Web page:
Why did Lehman Brothers, an investment bank, declare bankruptcy? High risk real estate and sub-prime mortgages that went south in 2006.Being the fourth largest investment bank, Lehman brothers was required to raise billions of dollars in those two markets to keep the doors open.

As one goes deeper, Lehman Brothers had four causes of bankruptcy, according to thebalance.com

  1. Risk. The bank had taken on too much risk without a corresponding ability to raise cash quickly. In 2008, it had $639 billion in assets, technically more than enough to cover its $613 billion in debt. However, the assets were difficult to sell. As a result, Lehman Brothers couldn’t sell them to raise sufficient funds. That cash flow problem is what led to its bankruptcy.
  2. Culture. Management rewarded excessive risk-taking. Lehman’s chief risk officer said that top management ignored many of her risk-management strategies. Top managers wanted to stay ahead of competitors that also used high-risk strategies, and they also thought the company was too smart to fail.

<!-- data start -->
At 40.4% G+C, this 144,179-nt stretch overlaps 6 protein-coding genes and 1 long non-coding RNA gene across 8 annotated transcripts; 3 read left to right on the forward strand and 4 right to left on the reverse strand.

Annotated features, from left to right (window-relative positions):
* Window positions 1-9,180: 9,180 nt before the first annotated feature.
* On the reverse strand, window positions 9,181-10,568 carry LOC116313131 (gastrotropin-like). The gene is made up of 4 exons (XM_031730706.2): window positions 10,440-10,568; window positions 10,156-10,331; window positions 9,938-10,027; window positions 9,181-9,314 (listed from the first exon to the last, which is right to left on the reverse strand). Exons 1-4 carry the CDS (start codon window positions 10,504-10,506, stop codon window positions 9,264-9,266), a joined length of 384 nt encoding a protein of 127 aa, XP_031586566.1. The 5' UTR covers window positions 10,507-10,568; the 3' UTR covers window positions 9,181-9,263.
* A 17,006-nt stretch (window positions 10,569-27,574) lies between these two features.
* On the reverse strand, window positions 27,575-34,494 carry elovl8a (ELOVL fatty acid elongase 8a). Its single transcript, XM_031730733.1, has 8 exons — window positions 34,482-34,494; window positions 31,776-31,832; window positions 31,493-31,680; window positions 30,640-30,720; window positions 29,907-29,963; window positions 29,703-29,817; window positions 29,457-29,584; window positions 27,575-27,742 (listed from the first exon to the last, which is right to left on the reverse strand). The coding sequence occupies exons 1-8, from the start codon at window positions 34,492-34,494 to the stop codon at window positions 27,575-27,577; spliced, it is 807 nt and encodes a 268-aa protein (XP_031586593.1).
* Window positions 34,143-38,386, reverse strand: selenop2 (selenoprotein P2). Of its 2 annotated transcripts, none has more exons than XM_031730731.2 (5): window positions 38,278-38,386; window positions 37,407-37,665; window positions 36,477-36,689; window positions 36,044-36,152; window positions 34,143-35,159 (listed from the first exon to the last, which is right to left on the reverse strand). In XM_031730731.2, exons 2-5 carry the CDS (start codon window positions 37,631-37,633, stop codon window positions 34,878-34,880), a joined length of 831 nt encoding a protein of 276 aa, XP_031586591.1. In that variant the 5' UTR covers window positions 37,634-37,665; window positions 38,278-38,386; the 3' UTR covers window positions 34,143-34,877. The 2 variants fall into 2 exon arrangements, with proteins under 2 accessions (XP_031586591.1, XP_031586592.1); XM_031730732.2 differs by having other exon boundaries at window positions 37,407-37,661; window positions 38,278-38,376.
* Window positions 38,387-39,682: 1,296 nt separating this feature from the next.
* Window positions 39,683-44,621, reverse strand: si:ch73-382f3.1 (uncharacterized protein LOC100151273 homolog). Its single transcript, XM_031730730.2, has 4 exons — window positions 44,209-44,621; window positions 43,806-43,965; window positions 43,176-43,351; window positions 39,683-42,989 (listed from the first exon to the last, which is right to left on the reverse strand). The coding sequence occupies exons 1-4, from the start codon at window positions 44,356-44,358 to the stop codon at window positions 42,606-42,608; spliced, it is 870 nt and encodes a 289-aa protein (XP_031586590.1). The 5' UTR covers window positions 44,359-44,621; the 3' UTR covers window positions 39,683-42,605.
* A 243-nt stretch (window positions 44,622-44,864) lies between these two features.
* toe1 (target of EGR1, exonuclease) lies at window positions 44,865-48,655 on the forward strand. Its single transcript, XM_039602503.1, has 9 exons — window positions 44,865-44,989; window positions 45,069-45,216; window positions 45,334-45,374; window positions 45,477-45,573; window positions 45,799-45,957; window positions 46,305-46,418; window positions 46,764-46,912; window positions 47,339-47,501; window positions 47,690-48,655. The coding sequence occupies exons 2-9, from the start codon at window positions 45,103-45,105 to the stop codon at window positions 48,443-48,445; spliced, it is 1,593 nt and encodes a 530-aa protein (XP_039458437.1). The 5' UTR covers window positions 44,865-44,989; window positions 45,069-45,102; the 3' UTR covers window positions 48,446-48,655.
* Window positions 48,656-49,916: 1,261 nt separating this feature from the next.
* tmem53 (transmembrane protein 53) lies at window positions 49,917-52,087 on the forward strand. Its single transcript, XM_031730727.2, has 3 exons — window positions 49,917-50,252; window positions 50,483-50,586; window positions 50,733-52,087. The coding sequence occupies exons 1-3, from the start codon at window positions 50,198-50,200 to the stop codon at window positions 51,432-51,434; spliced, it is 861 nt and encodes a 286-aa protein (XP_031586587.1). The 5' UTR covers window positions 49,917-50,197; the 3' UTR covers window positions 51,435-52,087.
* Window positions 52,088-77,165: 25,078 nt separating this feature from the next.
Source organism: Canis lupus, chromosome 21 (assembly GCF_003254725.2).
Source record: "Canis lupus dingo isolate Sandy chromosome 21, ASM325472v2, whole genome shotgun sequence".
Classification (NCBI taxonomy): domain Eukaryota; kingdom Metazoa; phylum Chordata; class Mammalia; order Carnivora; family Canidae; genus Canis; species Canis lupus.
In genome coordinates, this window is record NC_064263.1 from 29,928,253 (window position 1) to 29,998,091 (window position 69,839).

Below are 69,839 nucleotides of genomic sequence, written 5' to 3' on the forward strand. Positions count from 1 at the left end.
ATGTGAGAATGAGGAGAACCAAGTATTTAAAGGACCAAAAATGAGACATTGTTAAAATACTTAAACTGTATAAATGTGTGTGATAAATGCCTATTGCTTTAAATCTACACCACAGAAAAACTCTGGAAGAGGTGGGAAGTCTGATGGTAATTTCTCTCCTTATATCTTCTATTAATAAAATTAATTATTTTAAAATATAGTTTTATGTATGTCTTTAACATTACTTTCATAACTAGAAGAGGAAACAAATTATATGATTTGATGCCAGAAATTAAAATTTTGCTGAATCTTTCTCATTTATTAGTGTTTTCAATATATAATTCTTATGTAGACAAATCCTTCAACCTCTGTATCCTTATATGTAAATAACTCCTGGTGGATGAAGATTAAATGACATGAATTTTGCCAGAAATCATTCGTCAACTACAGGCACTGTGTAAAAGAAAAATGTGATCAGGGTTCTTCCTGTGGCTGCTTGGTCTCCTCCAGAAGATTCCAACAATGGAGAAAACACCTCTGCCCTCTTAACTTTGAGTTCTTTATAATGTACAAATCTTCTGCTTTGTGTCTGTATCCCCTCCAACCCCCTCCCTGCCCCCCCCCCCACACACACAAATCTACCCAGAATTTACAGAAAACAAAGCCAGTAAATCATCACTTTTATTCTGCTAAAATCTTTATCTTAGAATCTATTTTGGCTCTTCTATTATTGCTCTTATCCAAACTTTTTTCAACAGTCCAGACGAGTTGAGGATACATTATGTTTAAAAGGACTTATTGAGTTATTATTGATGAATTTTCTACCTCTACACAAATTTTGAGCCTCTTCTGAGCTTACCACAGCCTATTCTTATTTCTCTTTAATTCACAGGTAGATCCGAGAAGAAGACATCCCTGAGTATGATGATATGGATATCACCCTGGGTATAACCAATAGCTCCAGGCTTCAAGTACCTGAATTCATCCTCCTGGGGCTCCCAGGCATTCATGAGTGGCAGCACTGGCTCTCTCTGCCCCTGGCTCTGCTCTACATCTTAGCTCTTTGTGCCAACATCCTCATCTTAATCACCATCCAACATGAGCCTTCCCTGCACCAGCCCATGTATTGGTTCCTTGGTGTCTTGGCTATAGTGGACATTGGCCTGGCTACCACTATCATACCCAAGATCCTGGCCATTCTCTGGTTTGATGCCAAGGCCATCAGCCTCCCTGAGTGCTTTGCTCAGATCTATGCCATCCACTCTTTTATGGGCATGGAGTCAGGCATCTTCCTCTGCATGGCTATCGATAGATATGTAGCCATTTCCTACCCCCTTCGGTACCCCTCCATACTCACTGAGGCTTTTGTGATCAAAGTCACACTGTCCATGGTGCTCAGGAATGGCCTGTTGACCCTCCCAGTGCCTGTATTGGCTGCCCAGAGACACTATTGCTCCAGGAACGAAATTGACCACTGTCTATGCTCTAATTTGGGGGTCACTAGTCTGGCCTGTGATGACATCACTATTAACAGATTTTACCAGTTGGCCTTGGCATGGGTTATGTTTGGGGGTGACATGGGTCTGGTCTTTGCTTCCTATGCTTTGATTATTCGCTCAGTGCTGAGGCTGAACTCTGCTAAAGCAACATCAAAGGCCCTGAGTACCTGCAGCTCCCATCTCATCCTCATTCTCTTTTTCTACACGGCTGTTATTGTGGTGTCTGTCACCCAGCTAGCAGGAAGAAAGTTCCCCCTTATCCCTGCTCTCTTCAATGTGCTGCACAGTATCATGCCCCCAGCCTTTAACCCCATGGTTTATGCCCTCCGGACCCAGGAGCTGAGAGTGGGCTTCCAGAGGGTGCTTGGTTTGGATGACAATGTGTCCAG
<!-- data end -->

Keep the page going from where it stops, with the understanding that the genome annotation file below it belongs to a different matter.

3. Overconfidence. The firm relied on complicated financial products based on quick real estate growth just as the real estate market began to decline. Between 2000-2006, its revenue grew 130% thanks to early successes with mortgage-backed securities. In 2003-2004, Lehman Brothers bought five mortgage lenders, which allowed it to originate and underwrite subprime loans, increasing its profitability. In March 2006, Lehman bought heavily into commercial real estate and risky loans and instead of selling them right away, it kept them on its books. Management thought it would make more money owning these assets but its timing couldn’t have been worse, as real estate prices were falling.
  4. Regulator Inaction. The Securities and Exchange Commission and other regulators didn’t take action. As early as 2007, the SEC knew Lehman Brothers was taking on too much risk, but the agency never required Lehman to do anything about it. It also didn’t publicly disclose to rating agencies that the bank had exceeded risk limits.